It was a great meeting in Lassen County on Sunday afternoon at the beautiful Veteran’s Memorial Hall with over 130 people attending the Town Hall with leader Mark Baird as the keynote speaker, Red Smith also spoke and Terry Rapoza served as MC.
Video from the Susanville Townhall
Mark Baird, leader of Jefferson Declaration Committee, will be in Susanville today speaking about the State of Jefferson. Terry Rapoza and Red Smith from Redding will also share information.
4 p.m. at the Veterans Memorial Hall on Main Street of Susanville.
The time has come for 51st State of Jefferson!
Mark will be on at 8 am.
If you miss the show it will be archived for your listening convenience after 9 am.
Jefferson Declaration celebrates year one of success
Jefferson News Service.com
Sept. 3, 2014
Broadcast on Buffalo Broadcasting radio KSYC 103.9 FM and KSIZ 102.3 FM
News in Jefferson Country from Pie N Politics.com Editor Liz Bowen: It’s September 3rd and the Jefferson Declaration Committee is celebrating a milestone of success – a first year anniversary — since the Siskiyou County Board of Supervisors started the ball rolling by approving a Declaration to withdraw from the State of California.
From obscurity to historical precedence in less than one year, the 51st State of Jefferson movement is no longer a laughing matter as some media and California legislators assumed.
Recently, the Sacramento Bee sponsored an on-line poll and 73 percent voted in favor of splitting the State of California creating the 51st State of Jefferson. “Seventy-three percent is incredible,” said Mark Baird, leader of the project.“We’ve made a tremendous amount of progress – covered a great deal of ground in just one year.”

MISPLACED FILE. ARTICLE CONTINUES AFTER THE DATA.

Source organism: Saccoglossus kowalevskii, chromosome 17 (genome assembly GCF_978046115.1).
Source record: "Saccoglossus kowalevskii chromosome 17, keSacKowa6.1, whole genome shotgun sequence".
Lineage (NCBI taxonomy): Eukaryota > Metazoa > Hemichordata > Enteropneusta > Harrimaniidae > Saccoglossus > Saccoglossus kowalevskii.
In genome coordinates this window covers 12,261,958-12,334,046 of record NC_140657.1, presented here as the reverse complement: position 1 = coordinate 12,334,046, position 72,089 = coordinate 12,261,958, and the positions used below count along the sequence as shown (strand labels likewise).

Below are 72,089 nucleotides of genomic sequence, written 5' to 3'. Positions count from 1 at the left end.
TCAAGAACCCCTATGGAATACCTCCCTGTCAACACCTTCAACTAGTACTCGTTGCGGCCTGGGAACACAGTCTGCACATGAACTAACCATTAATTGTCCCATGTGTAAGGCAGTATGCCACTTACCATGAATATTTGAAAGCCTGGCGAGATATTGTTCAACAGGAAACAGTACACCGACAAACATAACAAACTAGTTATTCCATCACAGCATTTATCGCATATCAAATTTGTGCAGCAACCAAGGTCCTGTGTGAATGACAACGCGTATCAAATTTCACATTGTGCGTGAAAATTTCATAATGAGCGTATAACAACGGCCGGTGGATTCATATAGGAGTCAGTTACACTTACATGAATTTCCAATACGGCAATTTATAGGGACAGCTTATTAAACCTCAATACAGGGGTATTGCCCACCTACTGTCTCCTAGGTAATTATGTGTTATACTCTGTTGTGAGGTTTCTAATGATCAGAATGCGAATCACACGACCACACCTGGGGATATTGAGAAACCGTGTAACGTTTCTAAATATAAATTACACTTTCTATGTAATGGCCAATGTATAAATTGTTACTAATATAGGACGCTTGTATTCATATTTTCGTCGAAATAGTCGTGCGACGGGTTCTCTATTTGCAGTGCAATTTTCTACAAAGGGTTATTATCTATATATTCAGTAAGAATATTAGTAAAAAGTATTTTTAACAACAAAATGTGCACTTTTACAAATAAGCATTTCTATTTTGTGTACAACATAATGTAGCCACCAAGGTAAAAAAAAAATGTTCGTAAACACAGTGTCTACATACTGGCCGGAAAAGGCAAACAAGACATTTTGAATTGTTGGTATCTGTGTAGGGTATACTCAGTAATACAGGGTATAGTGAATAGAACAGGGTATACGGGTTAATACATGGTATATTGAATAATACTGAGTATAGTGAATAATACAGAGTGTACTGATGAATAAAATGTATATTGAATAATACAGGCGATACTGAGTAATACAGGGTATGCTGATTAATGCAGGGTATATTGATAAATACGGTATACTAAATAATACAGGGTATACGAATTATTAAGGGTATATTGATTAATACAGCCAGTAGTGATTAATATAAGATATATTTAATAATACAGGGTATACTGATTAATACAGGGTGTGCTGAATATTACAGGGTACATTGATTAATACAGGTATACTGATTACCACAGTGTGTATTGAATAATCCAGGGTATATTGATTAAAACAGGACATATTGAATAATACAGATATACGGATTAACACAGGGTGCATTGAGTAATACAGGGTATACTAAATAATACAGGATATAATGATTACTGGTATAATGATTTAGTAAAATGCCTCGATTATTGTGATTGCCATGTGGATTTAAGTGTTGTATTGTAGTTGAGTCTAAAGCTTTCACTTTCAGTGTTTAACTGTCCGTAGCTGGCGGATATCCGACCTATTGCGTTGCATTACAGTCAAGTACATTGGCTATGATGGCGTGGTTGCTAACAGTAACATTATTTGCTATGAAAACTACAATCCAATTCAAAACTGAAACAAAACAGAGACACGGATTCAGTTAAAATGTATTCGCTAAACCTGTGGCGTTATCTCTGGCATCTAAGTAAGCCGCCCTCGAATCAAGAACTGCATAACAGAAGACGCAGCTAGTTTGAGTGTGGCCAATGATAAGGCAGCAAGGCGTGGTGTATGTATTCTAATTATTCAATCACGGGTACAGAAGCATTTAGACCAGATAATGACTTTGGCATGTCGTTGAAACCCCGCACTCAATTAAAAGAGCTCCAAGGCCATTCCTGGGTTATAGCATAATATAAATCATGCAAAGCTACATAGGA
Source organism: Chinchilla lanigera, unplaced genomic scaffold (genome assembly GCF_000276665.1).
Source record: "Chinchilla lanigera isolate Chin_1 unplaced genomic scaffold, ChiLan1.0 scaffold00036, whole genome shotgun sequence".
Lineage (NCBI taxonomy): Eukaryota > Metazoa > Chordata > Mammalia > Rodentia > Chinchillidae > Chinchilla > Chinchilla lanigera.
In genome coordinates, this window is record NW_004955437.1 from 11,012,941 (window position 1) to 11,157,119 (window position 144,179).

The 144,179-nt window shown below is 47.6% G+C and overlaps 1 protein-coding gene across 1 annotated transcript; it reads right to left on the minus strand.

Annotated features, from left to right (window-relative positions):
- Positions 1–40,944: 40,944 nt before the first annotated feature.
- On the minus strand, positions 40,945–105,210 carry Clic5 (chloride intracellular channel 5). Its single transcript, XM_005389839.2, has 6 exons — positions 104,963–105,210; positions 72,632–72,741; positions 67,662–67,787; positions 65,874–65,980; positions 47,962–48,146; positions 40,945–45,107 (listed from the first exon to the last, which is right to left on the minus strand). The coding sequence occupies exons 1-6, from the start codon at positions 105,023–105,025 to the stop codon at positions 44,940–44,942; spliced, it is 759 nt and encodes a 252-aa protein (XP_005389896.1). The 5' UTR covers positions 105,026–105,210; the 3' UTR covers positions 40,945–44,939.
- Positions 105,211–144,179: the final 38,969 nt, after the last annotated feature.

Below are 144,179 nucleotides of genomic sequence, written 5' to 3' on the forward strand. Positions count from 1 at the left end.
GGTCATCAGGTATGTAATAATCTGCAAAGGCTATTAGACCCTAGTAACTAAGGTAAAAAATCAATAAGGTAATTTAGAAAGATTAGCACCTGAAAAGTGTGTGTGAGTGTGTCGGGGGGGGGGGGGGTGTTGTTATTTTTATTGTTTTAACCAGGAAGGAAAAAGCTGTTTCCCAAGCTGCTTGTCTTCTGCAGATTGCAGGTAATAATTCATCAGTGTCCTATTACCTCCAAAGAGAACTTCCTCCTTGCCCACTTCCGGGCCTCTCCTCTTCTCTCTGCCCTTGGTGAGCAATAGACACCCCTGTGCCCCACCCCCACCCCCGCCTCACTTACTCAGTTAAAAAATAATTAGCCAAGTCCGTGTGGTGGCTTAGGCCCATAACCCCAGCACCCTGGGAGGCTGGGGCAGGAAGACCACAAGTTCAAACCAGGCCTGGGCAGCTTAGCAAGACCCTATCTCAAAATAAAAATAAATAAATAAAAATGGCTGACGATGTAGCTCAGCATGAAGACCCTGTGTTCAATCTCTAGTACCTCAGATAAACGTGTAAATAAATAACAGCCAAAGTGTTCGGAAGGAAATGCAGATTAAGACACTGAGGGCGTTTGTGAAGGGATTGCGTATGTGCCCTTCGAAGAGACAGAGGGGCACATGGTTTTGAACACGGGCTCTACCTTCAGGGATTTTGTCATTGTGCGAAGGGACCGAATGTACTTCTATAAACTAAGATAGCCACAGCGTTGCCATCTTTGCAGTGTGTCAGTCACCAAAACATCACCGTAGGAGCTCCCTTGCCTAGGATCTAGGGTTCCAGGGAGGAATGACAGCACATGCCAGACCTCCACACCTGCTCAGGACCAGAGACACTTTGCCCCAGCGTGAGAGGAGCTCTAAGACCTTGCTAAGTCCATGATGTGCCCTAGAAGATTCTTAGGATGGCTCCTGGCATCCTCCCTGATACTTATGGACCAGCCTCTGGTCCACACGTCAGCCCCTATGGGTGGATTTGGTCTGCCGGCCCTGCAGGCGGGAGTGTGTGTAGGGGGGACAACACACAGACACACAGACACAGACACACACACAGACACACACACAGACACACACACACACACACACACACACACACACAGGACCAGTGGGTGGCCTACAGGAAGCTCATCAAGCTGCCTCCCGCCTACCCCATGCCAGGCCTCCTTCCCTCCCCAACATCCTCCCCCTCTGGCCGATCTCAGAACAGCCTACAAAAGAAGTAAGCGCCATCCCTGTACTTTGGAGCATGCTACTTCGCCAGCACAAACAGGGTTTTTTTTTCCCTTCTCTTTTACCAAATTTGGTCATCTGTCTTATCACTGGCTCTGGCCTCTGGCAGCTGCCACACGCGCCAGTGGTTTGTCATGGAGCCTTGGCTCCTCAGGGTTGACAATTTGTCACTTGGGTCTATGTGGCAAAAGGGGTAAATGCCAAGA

The Jefferson Declaration grassroots group expanded into neighboring counties resulting in Declarations approved by boards of supervisors in five other counties — Modoc, Glenn, Yuba, Tehama and Sutter.
“Jefferson committees have been organized is at least ten more counties,” adds Baird, who has traveled throughout the North State speaking at Town Hall meetings sharing the reasons why it is time to split from California. Baird provides practical information of tyrannical regulations destroying economies and lack of equal representation that resonates with supporters as far south as Placer and El Dorado Counties.
“California is too big and ungovernable,” states Baird and crowds applaud with agreement.
History was made last week, when Baird and Siskiyou County Supervisor Brandon Criss submitted Siskiyou and Modoc County’s Declarations to the state legislature and Secretary of State.
“We did what we said we would do one year ago,” said Baird. “We have petitioned the state, because we have no representation and for redress of grievances. The time has come for 51.”
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Comment: We will manage our resources creating a positive economy filling our coffers instead of burning-up hundreds of thousands of trees. Under representation and tyrannical over-regulations have destroyed the economies of rural America. We can and will utilize our sustainable resources and be free to govern ourselves. Hear what our Siskiyou County Supervisor Brandon Criss says about the economy! — Admin Liz Bowen